This article is brought to you by The Bryan Times
By Lucas Bechtol email@example.com
Jul 27, 2022
Kids play in the splash pad at West Unity prior to the ribbon cutting on Wednesday. Mayor Don Leu is pictured in red, guarding the activation button so the water would stop for the ribbon cutting ceremony.
Photo by Lucas Bechtol
WEST UNITY — West Unity cut the ribbon on its splash pad Wednesday evening, officially opening the water attraction for residents.
Unofficially, the splash pad has been in operation for a few weeks and kids have already made plenty of use of it during that time, including right before the ribbon cutting.
“This project started quite a while ago,” Mayor Don Leu said at the ribbon cutting. “I talked to an ex-councilman and we talked about it years ago, it never happened.”
Village officials applied for a grant a couple years ago and, with the help of State Rep. Jim Hoops (R-Napoleon) and State Sen. Rob McColley (R-Napoleon), they received a $100,000 grant from the State of Ohio.
That was combined with donations from the Millcreek-West Unity Area Foundation and the Bryan Eagles, Leu said. This resulted in little money coming from the village coffers with the exception of the costs of the water and the labor to install it.
“It worked out great,” he said. “Your taxes still paid for it, but it’s a different tax. It’s state tax.”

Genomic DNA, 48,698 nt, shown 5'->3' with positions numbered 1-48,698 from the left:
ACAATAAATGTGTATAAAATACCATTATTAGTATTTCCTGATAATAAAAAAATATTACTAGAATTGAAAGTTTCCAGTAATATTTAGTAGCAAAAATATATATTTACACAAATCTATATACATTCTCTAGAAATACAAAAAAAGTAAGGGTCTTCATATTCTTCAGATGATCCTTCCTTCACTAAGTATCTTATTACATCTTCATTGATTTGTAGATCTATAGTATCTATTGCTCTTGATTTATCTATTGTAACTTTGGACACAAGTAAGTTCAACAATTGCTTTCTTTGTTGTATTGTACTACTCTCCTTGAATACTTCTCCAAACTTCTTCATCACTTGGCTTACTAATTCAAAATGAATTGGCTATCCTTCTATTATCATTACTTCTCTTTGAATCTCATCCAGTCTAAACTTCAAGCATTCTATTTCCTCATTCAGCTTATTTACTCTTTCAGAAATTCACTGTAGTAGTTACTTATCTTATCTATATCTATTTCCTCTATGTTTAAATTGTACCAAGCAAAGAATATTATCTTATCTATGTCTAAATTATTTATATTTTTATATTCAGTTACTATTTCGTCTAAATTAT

Leu said Hoops was a great help, especially with the grant process.
Hoops congratulated everyone.
“We always look for projects like this with the capital budget because sometimes a community this size, this is the only way you can get something like this because you just don’t have the funds to do it,” he said. “One thing I saw when looking at the capital projects was the support that came from the local community.”
Hoops likes to see the community help, as state officials don’t like giving money to a project with the state paying for it all, as it makes them question whether the municipality really wants the project done.
Lew Hilkert, a member of the Millcreek-West Unity Area Foundation, said the foundation was formed several years ago, investing money that has grown and allowed them to put money back into the area.
“Those funds are invested back in, whether it’s to the school or the fire departments or the village,” said Hilkert, who is also a Williams County commissioner. “This is the largest donation that we’ve been able to make for a project.” Several more people helped out with the project.
The village needed help from area businesses that pitched in by donating supplies or offering discounts while village employees installed the splash pad, Leu said. Other employees filled in while they were installing the pad.
“I’d like to make a big thanks to everyone involved,” he said. “Even the students out here, the kids, they were a big help, (saying) ‘When are you going to get this thing? When are you going to get this thing? We want this thing.’ So, they kept on me so I wouldn’t slack off and not do it.”